TABLE 13__________________________________________________________________________ Mechanical strength of tablets Cellulose CelluloseCompaction Tablet DynacelR1) DynacelR1) matrices2) matrices2)pressure thickness Tablet radial axial radial axialkp/cm2 (cm) weight (N) (N) (N) (N)__________________________________________________________________________40 0.348 0.385 9557 0.344 0.435 15268 0.352 0.457 201100 0.361 0.508 30527 0.345 0.334 2338 0.347 0.375 5288 0.250 0.493 143124 0.367 0.536 19726 0.340 0.286 1660 0.343 0.372 100100 0.348 0.425 185128 0.352 0.449 22440 0.365 0.338 1548 0.341 0.346 46140 0.366 0.460 62180 0.380 0.496 110__________________________________________________________________________ 1) Microcrystalline cellulose of commercial quality. 2) Porous cellulose matrices from Example 1.
Tabletting of Matrices Containing Substances
Tablets were compressed in a single punch machine (Diaf model TM20 Denmark). A weighed amount of matrices from Example 16 was manually filled into the die (diameter 10 mm) and tablets were compressed at a low speed at three different pressures. The load was varied by varying the depth of the punch strike.
Reference tablets were made from dry-mixed microcrystalline cellulose (Avicel® PH101, FMC Corp.) and furosemide in the same proportions as in the matrices from Example 16.
The reference tablets were compressed at the same pressures as the matrice tablets.
The Table 14 below summarizes mechanical strength in radial direction (mean values of 3 tablets, Schleuniger model THP-4M).
TABLE 14______________________________________ MechanicalTablet Height (mm) Weight (g) strength (kp)______________________________________65 kp/cm2 3.92 0.34 14.880 kp/cm2 3.88 0.35 16.5100 kp/cm2 3.80 0.34 19.6Reference tablets (AvicelR furosemide65 kp/cm2 3.96 0.34 >limit (50 kp)80 kp/cm2 3.80 0.34 >limit (50 kp)100 kp/cm2 3.79 0.34 >limit (50 kp)______________________________________
Extended release pellets (0.7-1.0 mm diameter) containing isosorbide dinitrate and covered by a film to control the release-rate were mixed with empty cellulose matrices (0.7-1.0 mm diameter) made according to Example 1.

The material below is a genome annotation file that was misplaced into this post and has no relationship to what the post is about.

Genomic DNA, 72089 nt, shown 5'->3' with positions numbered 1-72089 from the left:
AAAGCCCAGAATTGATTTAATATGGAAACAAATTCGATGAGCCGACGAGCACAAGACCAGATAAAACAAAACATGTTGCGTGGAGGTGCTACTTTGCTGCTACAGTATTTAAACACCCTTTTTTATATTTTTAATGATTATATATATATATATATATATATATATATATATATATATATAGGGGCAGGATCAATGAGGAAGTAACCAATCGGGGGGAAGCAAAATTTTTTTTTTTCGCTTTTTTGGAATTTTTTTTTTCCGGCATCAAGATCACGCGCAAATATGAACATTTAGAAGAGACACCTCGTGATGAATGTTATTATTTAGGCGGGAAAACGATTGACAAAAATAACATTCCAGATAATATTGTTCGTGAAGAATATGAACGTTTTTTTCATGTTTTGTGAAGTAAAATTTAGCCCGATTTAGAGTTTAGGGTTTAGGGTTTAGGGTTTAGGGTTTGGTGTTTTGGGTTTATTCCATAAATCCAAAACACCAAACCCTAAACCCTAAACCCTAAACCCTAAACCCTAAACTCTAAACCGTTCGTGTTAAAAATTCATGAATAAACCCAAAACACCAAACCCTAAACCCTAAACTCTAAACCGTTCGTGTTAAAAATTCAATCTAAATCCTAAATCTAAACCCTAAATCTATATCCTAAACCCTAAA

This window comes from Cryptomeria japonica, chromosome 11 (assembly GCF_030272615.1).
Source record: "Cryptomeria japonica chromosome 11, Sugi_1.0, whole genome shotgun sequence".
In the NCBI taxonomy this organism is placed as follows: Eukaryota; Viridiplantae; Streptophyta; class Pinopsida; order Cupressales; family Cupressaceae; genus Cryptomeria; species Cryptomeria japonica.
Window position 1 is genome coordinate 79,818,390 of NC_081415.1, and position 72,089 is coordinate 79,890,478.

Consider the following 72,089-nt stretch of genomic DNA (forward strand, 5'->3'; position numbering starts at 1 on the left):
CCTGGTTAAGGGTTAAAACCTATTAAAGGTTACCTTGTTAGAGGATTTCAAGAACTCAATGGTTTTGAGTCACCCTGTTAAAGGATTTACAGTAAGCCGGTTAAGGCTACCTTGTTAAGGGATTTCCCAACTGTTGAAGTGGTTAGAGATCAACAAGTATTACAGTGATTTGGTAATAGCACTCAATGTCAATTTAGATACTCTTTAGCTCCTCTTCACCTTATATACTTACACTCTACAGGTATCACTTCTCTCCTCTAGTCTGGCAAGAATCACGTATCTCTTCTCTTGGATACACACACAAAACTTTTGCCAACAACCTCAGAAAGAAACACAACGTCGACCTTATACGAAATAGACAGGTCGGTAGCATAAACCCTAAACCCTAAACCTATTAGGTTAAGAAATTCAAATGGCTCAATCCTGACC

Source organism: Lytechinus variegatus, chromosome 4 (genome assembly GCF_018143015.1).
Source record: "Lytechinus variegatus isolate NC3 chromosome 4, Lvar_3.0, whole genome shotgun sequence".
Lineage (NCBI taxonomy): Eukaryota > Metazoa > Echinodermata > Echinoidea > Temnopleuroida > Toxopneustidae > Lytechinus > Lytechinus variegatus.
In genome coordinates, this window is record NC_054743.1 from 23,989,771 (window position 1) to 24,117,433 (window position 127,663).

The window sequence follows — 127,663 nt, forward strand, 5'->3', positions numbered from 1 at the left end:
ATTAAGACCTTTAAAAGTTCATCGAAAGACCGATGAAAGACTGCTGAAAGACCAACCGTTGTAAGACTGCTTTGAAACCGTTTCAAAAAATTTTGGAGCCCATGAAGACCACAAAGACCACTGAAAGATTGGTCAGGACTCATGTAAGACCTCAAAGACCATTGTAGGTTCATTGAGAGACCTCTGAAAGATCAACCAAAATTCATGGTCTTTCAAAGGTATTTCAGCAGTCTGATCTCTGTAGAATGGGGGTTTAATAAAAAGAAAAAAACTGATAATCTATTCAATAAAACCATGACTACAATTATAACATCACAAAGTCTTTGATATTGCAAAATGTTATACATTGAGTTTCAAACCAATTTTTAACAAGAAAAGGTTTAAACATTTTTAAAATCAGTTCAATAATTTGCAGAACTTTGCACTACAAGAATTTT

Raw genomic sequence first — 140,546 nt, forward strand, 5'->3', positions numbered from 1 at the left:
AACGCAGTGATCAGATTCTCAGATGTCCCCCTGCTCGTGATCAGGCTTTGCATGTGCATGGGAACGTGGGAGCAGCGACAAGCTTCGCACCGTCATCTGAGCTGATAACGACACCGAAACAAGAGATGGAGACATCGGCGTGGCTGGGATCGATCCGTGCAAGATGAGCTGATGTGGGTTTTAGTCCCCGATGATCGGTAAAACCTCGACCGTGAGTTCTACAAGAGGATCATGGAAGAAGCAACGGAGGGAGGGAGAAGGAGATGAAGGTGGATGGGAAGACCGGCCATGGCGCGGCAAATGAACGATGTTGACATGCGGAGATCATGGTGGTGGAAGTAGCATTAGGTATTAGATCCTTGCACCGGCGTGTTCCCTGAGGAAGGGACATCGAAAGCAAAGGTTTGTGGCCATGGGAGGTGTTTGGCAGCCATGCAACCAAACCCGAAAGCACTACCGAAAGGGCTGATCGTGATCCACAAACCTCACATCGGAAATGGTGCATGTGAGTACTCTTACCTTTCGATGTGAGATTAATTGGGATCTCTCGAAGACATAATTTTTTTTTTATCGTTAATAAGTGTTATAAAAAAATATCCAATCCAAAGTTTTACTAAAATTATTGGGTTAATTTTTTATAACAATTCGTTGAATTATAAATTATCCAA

The mixture was compressed to tablets in an instrumented single-stroke tablet-machine at 150±10 MPa.
The release of isosorbide dinitrate was examined in a dissolution bath (USP XXI paddle, 37° C., distilled water, 150 rpm).
In table 15 dissolution data from the uncompressed pellets (A), the tablets containing pellets and empty cellulose matrices (B) and the tablets containing compressed isosorbide dinitrate-pellets (C) are presented.
TABLE 15______________________________________ Percent isosorbide dinitrate dissolvedTime (min.) A B C______________________________________ 30 5.8 13.5 3.7 60 12.6 25.0 6.7120 26.8 44.3 11.4240 52.6 72.3 18.5500 93.8 101 29.2______________________________________ A = Pure extended release isosorbide dinitratepellets B = Tablets containing 25% isosorbide dinitratepellets and 75% empty cellulose matrices C = Tablets containing only isosorbide dinitratepellets
This example shows that the tablets according to our invention (B) give a dissolution which is comparable to the dissolution from the isosorbide dinitrate-pellets per se (A).
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|U.S. Classification||424/468, 424/488, 424/499, 424/498, 264/15, 424/495, 424/402, 424/490, 424/497|
|International Classification||A61K9/52, A61K47/38, C08B15/02, A61K9/22, C08J9/26, C08L1/02, A61K9/20, A61K9/16|
|Cooperative Classification||C08J2201/0446, C08L1/02, A61K9/1652, C08J2301/02, A61K9/2054, C08J9/26, C08B15/02, A61K9/2081|
|European Classification||C08J9/26, A61K9/20K2B, C08L1/02, C08B15/02, A61K9/20H6F2, A61K9/16H6F|
|Dec 2, 1996||AS||Assignment|
Owner name: PHARMACIA & UPJOHN AKTIEBOLAG, SWEDEN
Free format text: CHANGE OF NAME;ASSIGNOR:PHARMACIA AB;REEL/FRAME:008250/0238
Effective date: 19960801
|Aug 28, 2000||FPAY||Fee payment|
Year of fee payment: 4
|Jun 29, 2004||FPAY||Fee payment|
Year of fee payment: 8
|Sep 8, 2008||REMI||Maintenance fee reminder mailed|
|Mar 4, 2009||LAPS||Lapse for failure to pay maintenance fees|
|Apr 21, 2009||FP||Expired due to failure to pay maintenance fee|
Effective date: 20090304